“These people have ever lived in their mountain county almost to themselves, being entirely independent of the balance of the world, and having the least possible intercourse with it. So notorious is this face that the county has from time immemorial enjoyed the sobriquet of ‘The Free State of Patrick.’”

“The year 1880 found them with nearly enough old grain to carry them through the 12 months. They had no way to get it to market, and hence there was no inducement to the farmer to pitch a crop. Can it be wondered that the people of ‘The Free State of Patrick’ made the year 1880 a kind of holiday and gave their usual avocations but little attention?”

Here is the link to the entire story from the New York Times

Sunday, January 17, 2010

Text $10 To Red Cross For Haiti

Text the word "Haiti" to 90999 to donate $10 On behalf of the Red Cross in the U.S.

Saturday, January 16, 2010

Imitation Is The Most Sincere Form Of Flattery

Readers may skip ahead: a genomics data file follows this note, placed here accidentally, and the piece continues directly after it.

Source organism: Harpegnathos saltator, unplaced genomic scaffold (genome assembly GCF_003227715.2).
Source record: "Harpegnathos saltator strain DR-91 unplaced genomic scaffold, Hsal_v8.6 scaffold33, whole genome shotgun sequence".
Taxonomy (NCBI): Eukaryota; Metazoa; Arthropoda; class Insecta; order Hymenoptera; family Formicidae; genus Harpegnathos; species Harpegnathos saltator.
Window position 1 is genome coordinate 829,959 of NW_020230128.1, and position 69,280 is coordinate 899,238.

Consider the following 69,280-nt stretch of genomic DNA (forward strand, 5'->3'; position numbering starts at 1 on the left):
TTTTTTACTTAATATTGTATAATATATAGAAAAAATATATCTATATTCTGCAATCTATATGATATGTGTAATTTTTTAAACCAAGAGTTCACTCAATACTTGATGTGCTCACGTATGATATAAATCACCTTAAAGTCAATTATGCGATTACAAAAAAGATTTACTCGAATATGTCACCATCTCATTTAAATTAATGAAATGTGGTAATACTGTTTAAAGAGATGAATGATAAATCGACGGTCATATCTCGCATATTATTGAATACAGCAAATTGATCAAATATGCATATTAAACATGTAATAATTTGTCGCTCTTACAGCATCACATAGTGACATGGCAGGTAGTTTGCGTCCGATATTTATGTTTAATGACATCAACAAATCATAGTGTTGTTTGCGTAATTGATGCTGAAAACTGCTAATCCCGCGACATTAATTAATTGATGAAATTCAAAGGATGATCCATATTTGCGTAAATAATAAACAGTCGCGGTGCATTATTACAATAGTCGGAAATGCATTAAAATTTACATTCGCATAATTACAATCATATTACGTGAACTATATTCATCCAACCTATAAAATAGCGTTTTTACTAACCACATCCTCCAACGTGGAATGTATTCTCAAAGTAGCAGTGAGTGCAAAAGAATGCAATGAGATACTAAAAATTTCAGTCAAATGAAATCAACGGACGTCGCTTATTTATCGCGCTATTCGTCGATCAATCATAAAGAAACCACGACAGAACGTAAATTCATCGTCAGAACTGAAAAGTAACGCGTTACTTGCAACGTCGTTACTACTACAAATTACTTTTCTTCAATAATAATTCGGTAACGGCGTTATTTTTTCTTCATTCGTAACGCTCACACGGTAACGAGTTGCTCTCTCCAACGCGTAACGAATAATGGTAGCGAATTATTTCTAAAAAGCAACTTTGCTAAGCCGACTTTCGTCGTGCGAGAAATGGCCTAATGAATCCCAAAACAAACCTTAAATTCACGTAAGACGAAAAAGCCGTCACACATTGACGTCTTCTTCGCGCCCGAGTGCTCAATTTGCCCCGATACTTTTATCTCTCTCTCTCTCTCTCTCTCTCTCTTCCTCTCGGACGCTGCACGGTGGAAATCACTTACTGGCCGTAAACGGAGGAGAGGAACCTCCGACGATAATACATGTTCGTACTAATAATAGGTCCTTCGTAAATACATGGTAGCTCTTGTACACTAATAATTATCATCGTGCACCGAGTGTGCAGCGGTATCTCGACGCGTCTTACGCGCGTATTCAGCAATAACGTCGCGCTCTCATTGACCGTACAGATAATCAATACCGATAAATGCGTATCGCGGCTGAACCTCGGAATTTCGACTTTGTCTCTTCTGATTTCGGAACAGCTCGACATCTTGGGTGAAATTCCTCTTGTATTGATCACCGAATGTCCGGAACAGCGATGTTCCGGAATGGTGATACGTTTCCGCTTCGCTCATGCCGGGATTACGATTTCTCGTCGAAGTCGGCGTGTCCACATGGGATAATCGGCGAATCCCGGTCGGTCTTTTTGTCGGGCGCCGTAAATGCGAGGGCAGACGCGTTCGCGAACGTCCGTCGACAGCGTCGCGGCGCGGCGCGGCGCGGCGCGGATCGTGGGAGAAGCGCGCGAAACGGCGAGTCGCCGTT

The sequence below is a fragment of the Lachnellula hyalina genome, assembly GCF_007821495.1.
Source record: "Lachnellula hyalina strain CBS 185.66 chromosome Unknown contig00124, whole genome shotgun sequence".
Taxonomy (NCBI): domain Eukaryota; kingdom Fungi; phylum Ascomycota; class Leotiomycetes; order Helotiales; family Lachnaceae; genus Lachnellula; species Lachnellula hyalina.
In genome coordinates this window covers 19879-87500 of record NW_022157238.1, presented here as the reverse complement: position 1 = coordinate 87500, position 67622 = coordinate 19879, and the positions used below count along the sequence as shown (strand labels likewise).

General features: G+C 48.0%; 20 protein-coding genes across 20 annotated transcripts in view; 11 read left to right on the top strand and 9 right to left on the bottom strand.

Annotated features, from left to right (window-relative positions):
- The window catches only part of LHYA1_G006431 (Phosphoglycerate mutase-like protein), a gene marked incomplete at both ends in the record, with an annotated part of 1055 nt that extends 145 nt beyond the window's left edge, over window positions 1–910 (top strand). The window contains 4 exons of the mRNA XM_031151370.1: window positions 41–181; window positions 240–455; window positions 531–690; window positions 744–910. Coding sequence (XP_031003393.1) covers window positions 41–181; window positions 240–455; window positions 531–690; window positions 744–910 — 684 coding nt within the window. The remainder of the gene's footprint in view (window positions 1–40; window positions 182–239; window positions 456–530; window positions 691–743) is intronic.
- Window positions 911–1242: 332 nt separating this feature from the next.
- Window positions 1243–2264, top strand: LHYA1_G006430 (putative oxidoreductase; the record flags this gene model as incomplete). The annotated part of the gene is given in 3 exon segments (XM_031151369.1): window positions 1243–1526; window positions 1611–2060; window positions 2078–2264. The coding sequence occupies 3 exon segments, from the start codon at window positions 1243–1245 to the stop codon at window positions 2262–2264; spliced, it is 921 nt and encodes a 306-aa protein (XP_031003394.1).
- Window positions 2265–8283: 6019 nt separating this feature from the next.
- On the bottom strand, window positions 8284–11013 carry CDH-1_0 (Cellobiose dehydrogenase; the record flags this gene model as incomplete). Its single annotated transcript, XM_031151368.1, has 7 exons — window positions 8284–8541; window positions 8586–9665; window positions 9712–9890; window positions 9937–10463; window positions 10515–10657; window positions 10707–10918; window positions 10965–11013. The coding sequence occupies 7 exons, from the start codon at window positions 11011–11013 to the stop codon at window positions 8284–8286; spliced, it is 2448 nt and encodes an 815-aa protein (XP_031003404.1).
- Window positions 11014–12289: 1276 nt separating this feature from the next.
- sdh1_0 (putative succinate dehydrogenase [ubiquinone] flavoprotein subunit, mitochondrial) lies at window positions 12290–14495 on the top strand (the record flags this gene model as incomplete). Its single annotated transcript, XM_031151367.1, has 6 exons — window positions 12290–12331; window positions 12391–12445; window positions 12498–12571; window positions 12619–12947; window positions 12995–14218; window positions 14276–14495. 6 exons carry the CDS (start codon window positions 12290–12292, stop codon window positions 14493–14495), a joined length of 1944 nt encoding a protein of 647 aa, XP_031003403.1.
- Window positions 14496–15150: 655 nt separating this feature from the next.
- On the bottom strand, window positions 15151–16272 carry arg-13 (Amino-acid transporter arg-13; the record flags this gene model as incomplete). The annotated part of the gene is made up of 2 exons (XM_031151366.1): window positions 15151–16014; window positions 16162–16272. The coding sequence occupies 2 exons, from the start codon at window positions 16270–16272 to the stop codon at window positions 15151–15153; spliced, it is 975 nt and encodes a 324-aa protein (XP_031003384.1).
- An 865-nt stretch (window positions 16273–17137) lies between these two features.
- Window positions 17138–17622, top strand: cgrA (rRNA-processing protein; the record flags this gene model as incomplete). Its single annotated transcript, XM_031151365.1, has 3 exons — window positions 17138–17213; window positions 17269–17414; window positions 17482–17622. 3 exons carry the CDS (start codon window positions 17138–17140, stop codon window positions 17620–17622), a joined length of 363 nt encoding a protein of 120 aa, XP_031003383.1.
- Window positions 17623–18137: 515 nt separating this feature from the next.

Boyd's Restaurant in Ararat was the scene of a gathering on Jan. 5 of local residents who are excited about planning a festival for the Ararat community. Participants included Dan River District Supervisor Roger Hayden. Other interested citizens attending included Janet Epperson, representing the Dan River Park; and representatives of Boyd's Restaurant, Windy Hill Orchard, grow-your-own produce farms, racing, accommodations and other attractions in the area. Jeanie Puckett of Doe Run Farm and Cindy and Gary Hoback of Wolf Creek Farm Bed and Breakfast Inn initiated the meeting. Gary and Alesia Nester of Rolling Thunder Raceway also voiced their enthusiasm for helping increase tourism in the Ararat area. The group agreed that it should build on existing assets including the mountain views, orchards, greenhouses, history, local craftspeople, music, and the Dan River Park. Participants reviewed lists of festivals in Patrick County as well as neighboring areas in North Carolina, and agreed it would be a benefit to the community and tourists to hold a festival in the near future. Anyone who would like to present ideas or make comments, or who may be interested in helping this committee is welcome to attend the next planning session on Tuesday, Jan. 19, at 6 p.m. at Boyd's Restaurant, located across from Blue Ridge Elementary School on the Ararat Highway. You do not have to be a business owner to participate. If you have questions, please call Jeanie Puckett at 276-251-8287 or Cindy Hoback at 276-251-7645.